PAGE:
Geography of Queensland

From Wikipedia, the free encyclopedia
Jump to: navigation, search
Geography of Queensland
Queensland locator-MJC.png
Continent Australia
Coordinates 23°S 143°E / 23°S 143°E / -23; 143
Area Ranked 2nd among states and territories
 • Total 1,730,648 km2 (668,207 sq mi)
Coastline 6,973 km (4,333 mi)
Borders Land borders: Northern Territory, New South Wales, South Australia
Highest point Mount Bartle Frere
1,622 m (5,322 ft)
Longest river Flinders River
840 km (521 mi)
Largest lake Burdekin Dam
220 km²

The geography of Queensland in the north-east of Australia, is varied. It includes tropical islands, sandy beaches, flat river plains that flood after monsoon rains, tracts of rough, elevated terrain, dry deserts, rich agricultural belts and densely populated urban areas.

The total land mass of Queensland covers 22.5% of the Australian continent, an area of 1,730,648 square kilometres, making it the second largest state in the Commonwealth of Australia.[1] The total length of Queensland's mainland coastline is 6,973 km (4,333 mi) with another 6,374 km (3,961 mi) of island coastline.[2] A unique geographical feature of the state is the Great Barrier Reef,[1] an important tourist drawcard. The Tropic of Capricorn crosses the state with about half of Queensland's area located to the north of the line.

Border[edit]

The far western boundary with the Northern Territory is aligned along the 138th meridian east until Poeppel Corner at the intersection of this meridian and the 26th parallel south. It is here that Queensland borders South Australia. The boundary follows this latitude until it reaches the 141st meridian east Haddon Corner where the border turns south reaching Cameron Corner on the 29th parallel south, the most western part of the border with New South Wales. The border follows this latitude towards the coast at about the 154th meridian east before following the courses of a number of rivers, then across a number of mountain ranges until it reaches Point Danger. These rivers are the Macintyre River, Severn River and Weir Rivers, all tributaries of the Barwon River itself a tributary of the Darling River.[3] Southern border towns include Mungindi, Goondiwindi and Texas.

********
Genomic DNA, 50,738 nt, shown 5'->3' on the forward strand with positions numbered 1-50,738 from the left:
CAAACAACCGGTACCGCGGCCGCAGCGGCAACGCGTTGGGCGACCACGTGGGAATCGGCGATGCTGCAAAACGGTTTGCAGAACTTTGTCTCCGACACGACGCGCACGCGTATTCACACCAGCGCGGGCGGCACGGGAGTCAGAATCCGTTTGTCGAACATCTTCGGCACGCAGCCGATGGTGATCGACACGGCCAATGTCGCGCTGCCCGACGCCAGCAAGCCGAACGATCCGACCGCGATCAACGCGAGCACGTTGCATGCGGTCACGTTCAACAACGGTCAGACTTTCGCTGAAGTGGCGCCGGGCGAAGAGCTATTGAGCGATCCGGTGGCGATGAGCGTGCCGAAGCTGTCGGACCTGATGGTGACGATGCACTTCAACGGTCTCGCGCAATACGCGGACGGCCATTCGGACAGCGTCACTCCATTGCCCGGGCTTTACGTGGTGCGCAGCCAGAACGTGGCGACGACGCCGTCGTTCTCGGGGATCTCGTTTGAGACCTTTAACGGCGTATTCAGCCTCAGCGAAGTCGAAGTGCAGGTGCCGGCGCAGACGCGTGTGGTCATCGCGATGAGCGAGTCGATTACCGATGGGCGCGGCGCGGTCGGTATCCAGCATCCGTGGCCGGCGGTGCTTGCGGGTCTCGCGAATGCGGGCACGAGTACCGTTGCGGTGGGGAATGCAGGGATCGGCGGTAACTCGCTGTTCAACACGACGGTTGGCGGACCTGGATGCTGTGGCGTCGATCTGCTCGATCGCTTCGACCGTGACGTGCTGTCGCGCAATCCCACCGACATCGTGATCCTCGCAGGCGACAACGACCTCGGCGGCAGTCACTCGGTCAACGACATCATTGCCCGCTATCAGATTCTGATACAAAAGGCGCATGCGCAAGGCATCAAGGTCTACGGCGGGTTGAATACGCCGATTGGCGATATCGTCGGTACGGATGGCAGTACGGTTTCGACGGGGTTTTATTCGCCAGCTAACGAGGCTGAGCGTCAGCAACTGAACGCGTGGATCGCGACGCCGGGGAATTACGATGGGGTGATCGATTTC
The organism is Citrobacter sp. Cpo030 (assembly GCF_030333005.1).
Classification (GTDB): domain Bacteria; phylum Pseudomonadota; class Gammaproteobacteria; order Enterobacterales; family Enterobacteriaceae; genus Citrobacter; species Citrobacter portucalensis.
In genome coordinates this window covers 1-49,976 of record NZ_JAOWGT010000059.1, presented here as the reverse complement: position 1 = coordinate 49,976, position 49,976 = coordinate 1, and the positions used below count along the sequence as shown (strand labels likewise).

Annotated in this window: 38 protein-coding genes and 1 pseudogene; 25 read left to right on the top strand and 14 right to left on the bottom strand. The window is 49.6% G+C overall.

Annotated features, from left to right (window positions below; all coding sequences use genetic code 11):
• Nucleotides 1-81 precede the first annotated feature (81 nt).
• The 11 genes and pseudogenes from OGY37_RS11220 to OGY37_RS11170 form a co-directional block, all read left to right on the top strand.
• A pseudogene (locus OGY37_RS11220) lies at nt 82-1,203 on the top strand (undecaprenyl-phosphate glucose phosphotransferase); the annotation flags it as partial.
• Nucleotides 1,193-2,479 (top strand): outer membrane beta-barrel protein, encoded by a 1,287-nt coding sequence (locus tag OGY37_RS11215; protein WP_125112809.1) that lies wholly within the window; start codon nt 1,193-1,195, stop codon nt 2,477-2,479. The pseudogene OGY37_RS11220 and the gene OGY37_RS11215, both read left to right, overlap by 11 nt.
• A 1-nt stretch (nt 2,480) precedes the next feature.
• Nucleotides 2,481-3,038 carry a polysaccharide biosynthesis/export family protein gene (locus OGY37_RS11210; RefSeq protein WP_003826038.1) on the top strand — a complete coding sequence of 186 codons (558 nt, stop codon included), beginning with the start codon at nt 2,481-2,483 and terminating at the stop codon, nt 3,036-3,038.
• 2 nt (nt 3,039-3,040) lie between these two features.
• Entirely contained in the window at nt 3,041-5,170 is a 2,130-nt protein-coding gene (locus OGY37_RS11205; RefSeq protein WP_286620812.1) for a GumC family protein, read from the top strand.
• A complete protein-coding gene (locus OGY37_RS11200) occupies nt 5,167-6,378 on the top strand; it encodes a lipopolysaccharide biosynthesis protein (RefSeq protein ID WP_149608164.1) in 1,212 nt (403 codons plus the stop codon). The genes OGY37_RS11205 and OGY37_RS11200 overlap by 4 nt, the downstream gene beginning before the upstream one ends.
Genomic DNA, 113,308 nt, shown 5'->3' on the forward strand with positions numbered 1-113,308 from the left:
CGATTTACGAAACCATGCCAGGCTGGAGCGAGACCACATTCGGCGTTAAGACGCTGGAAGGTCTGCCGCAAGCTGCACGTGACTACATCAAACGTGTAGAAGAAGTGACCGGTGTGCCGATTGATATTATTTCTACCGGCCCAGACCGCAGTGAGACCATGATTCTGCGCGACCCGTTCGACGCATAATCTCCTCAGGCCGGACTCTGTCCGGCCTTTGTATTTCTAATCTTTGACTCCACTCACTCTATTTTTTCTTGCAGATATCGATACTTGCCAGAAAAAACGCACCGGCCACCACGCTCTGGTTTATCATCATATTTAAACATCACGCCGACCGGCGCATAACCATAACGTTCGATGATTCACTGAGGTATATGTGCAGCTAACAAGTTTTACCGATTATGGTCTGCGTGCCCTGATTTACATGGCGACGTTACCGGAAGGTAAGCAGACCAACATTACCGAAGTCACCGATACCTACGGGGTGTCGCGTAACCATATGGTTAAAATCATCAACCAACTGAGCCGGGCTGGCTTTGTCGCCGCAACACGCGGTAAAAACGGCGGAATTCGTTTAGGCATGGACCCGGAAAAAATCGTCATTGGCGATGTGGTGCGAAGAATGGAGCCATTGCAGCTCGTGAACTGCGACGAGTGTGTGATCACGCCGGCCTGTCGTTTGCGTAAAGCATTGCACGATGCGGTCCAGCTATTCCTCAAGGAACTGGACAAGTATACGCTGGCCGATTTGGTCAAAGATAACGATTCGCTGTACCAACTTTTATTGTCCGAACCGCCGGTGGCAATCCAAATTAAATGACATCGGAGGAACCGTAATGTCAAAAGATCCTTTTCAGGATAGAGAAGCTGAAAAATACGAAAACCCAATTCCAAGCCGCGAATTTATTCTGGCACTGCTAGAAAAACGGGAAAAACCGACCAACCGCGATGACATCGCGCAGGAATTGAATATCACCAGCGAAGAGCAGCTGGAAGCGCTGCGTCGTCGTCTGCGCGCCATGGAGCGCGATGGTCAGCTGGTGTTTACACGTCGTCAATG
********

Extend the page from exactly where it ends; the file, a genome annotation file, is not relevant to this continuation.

Regions[edit]

Regions of Queensland
Main article: Regions of Queensland

There are 9 major regions of Queensland. These include South East Queensland, Darling Downs which includes the Granite Belt, Central Queensland encompassing the Mackay and Fitzroy regions, South West Queensland containing the Maranoa, Central West, Wide Bay-Burnett which includes the South Burnett, North Queensland, Gulf Country and Far North Queensland which includes the Atherton Tablelands. The Darling Downs and South East Queensland regions were the first to be settled. There are 15 bioregions found in Queensland, including Cape York Peninsula, Channel Country, Brigalow Belt and Mulga Lands.

Physical geography[edit]

Islands[edit]

The Great Barrier Reef, with the Whitsunday Islands in the north and Shoalwater Bay in the south
View south from Indian Head, Fraser Island, 2005

Fraser Island, the largest sand island in the world lies off the coast of Queensland.[1] There are half of the world's perched or dune lakes on Fraser Island.[4] These rare lakes, which total 80 of this type worldwide, are formed in depressions between sand dunes and have no natural inflow or outflow. Magnetic Island, Heron island, Great Keppel Island, Hamilton Island and the Whitsunday Islands are known for their tourist resorts. Mornington Island and Great Palm Island sustain large aboriginal communities. In the Torres Strait Thursday Island is the administrative and commercial centre of the Torres Strait Islands. Hinchinbrook Island, a large, mountainous island offshore from Cardwell, is completely preserved within the national park. North West Island is a coral cay that sustains important nesting grounds for sea birds and turtles.

The islands of Bribie, Moreton, North Stradbroke and South Stradbroke are located in the south east corner of the state. North Stradbroke Island is the second largest sand island in the world.[5] As Bribie Island is connected by a bridge over the Pumicestone Passage it is the most developed island in the region.

Bodies of water[edit]

Burdekin Dam is Queensland's largest reservoir, 2007

To the north west of Queensland is the Gulf of Carpentaria. North of Cape York Peninsula is Torres Strait with many Torres Strait Islands, the most northerly of which is Boigu Island at the 10th parallel south. To the east of Queensland lies the Coral Sea, part of the Pacific Ocean. Major bays along the coast include Princess Charlotte Bay, Shoalwater Bay north of Yeppoon, Hervey Bay between Fraser Island and the mainland, Trinity Bay off Cairns and Moreton Bay off Brisbane. The Great Sandy Strait is a passage extending south of Hervey Bay, between the mainland and Fraser Island. Beaches on the Gold Coast and the Sunshine Coast are long and sandy, attracting tourists including surfers.[6] Further north the waves are dampened by the barrier reefs.

Queensland's largest dam is the Burdekin Dam, followed by Lake Awoonga. There are no large natural lakes in the state. There are a few natural lakes created by volcanic craters and coastal lagoons mainly in South East Queensland. The lakes in the arid and semi-arid regions of Queensland experience low, highly variable rates of rainfall together with very high evaporation rates.[7]

Rivers[edit]